If you watch shows like Billions or movies like The Big Short, you see a bunch of super-rich guys flying around in private jets making deals.
And while that’s true for some top hedge fund managers, this popular image is largely a myth.
Hedge funds are a special type of investment company. They raise money from many investors and use complex… and oftentimes aggressive… strategies to invest millions or even billions of dollars.
But as history shows, the average hedge fund performance is often lackluster. In fact, between 2010 and 2019, hedge funds actually underperformed the S&P 500:
From 2014 to 2019 specifically, the Barclay Hedge Fund Index returned 3.4% annually, barely beating US government bonds. And it severely lagged behind the S&P 500, which grew 10.7% annually during that period.
During this period, you could have simply bought the S&P 500 and beaten those “rich guys on private jets.”
But in the aftermath of the COVID-19 pandemic, hedge funds have regained some of their shine.
Some Funds Thrive on Stock Market Chaos
The $3 trillion hedge fund industry bounced back in the first quarter.
For instance, data from Hedge Fund Research shows that the average fund was down 7% in the first quarter. That’s compared to a 20% loss for the S&P 500.
We saw a similar pattern during the financial crisis. When the S&P 500 crashed 37% in 2008, hedge funds lost an average of 12%.
It’s safe to say that hedge funds perform better during times of chaos.
That makes watching what they’re doing right now even more important.
This Hedge Fund Has Been on a Roll in 2020
Some of the best-known hedge funds, like Ray Dalio’s Bridgewater Associates, manage $100 billion-plus in assets.
But over the last five years—and throughout this year—these mega-funds have underperformed. For instance, Bridgewater’s All Weather fund tumbled as much as 14% in the first quarter.
While that was better than the 20% decline for the S&P 500, it was twice the average loss for the hedge fund industry.
Meanwhile, Bill Ackman’s Pershing Square Capital Management fund is thriving in this environment.
The investor has been on an incredible run in 2020. He made over $2 billion shorting US stocks earlier this year. After closing his short positions, he put that $2 billion to work with a handful of stocks and lightened up on some others.
One of his top buys in Q1 was Warren Buffett’s Berkshire Hathaway (BRK.B). Ackman boosted his stake in the company, which now makes up 15% of his entire stock holdings.
That’s in addition to biotechnology company Agilent Technologies (A). Ackman upped his stake in the company by 9% in the first quarter. Now, the life sciences firm makes up 16% of the entire Pershing Square stock portfolio.
And while Chipotle Mexican Grill (CMG) remains 11% of Ackman’s total portfolio, he decreased his stake by 10.4% in the first quarter.
This Legendary Investor Increased His Bet on These 2 Stocks
Next on the list we have billionaire Stanley Druckenmiller’s Duquesne Family Office.
“Druck” is famous for outperforming his fellow fund managers. So it’s a good idea to keep an eye on what he’s buying (and selling).
And while he recently said the market is extremely overvalued, that hasn’t stopped him from adding to his stock portfolio.
For instance, Druck has been a major buyer of technology stocks over the years. And the recent sell-off seems to have only increased his conviction. Druck increased his positions in both Amazon.com (AMZN) and Netflix (NFLX) in the first quarter.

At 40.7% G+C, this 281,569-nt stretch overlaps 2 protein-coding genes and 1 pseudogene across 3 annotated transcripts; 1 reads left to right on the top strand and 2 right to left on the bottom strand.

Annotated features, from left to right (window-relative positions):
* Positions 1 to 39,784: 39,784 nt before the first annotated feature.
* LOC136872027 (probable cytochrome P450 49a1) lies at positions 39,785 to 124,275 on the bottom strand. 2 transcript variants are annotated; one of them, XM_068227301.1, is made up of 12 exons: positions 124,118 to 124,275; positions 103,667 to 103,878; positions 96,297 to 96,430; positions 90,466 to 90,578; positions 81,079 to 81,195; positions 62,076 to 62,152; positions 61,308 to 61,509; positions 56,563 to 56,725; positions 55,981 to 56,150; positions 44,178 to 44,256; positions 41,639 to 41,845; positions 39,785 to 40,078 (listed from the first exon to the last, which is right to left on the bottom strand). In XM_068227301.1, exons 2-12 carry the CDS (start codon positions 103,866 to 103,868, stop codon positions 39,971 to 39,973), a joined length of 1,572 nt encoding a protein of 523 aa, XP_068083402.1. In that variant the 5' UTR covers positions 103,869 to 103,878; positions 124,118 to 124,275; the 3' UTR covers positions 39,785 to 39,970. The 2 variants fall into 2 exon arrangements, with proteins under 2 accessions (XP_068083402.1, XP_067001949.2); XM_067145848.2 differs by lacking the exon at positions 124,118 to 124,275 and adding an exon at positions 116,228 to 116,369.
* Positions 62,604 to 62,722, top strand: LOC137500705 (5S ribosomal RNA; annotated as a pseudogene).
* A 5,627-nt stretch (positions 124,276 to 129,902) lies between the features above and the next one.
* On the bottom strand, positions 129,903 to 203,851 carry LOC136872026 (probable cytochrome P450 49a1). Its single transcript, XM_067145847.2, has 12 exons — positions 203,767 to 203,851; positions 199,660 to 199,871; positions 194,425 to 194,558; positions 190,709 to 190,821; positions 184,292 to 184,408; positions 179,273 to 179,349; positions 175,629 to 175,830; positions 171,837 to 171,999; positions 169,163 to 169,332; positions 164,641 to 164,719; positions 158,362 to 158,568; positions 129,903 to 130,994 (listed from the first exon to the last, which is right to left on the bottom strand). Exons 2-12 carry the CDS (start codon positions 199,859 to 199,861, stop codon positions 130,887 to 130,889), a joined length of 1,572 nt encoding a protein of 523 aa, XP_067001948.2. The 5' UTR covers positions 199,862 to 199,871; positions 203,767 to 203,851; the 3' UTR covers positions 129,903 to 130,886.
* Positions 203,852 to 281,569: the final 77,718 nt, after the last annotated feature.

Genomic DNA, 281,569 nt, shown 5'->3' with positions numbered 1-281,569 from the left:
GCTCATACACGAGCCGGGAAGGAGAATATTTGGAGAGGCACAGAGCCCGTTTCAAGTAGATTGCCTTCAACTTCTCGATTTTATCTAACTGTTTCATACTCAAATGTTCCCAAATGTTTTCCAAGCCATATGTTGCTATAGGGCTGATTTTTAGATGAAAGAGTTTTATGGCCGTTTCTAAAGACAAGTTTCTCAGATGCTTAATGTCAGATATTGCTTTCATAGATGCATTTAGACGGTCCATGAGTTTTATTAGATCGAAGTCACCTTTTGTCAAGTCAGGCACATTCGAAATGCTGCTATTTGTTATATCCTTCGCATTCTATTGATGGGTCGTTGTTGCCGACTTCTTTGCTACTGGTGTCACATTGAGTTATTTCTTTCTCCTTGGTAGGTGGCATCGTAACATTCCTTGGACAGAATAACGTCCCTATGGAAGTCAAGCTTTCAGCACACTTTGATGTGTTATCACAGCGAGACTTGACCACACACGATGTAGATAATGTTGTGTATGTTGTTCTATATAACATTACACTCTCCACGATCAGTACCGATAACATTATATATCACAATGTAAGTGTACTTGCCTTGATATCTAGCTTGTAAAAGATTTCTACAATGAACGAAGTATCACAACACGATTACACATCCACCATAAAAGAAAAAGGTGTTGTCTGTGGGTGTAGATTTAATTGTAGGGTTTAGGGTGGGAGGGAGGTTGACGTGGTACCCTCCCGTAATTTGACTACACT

After these purchases, the two companies now account for 14% and 13% of his entire stock portfolio, respectively.
But not all his positions made it through the sell-off. For instance, Druck trimmed his position in JPMorgan Chase (JPM).
This Whale Is Avoiding the Same Stocks We Are
Finally, we have billionaire David Tepper’s Appaloosa Management.
While the fund is often focused on beaten-down companies and bonds, the fund’s stock portfolio has served as a source of strong returns over the years.
And this famed investor has been adding to his stock positions this year. While the S&P 500 was cratering in the first quarter, Tepper was a major buyer of US stocks.
His largest buy last quarter was social media giant Twitter (TWTR). This isn’t a huge surprise, as Tepper has long been a fan of high-growth technology stocks.
But what’s most interesting is what he’s selling. For instance, Tepper was a major seller of casino giant Caesars Entertainment (CZR).
It’s possible that Tepper still has a major position in Caesars and is hedging his bet. But with most casinos in bad shape, it wouldn’t surprise me to see him cutting his exposure to the struggling industry.
Keep in mind: All these moves happened months ago. There’s no guarantee any of these funds still hold these positions, as all this data is from March at the latest.
Investing like a top hedge fund requires a lot more than just scanning through regulatory filings. You have to know when to buy, when to sell, and how to position these stocks as part of a comprehensive portfolio that can safely and consistently beat the market—along with a slew of other things most retail investors overlook.
That’s where my premium investment service, Yield Shark, comes in.
The Yield Shark portfolio has done six times better than the average hedge fund in the past two years. And we’ve done that with a lot less risk than you’d take on by simply investing in the S&P 500.
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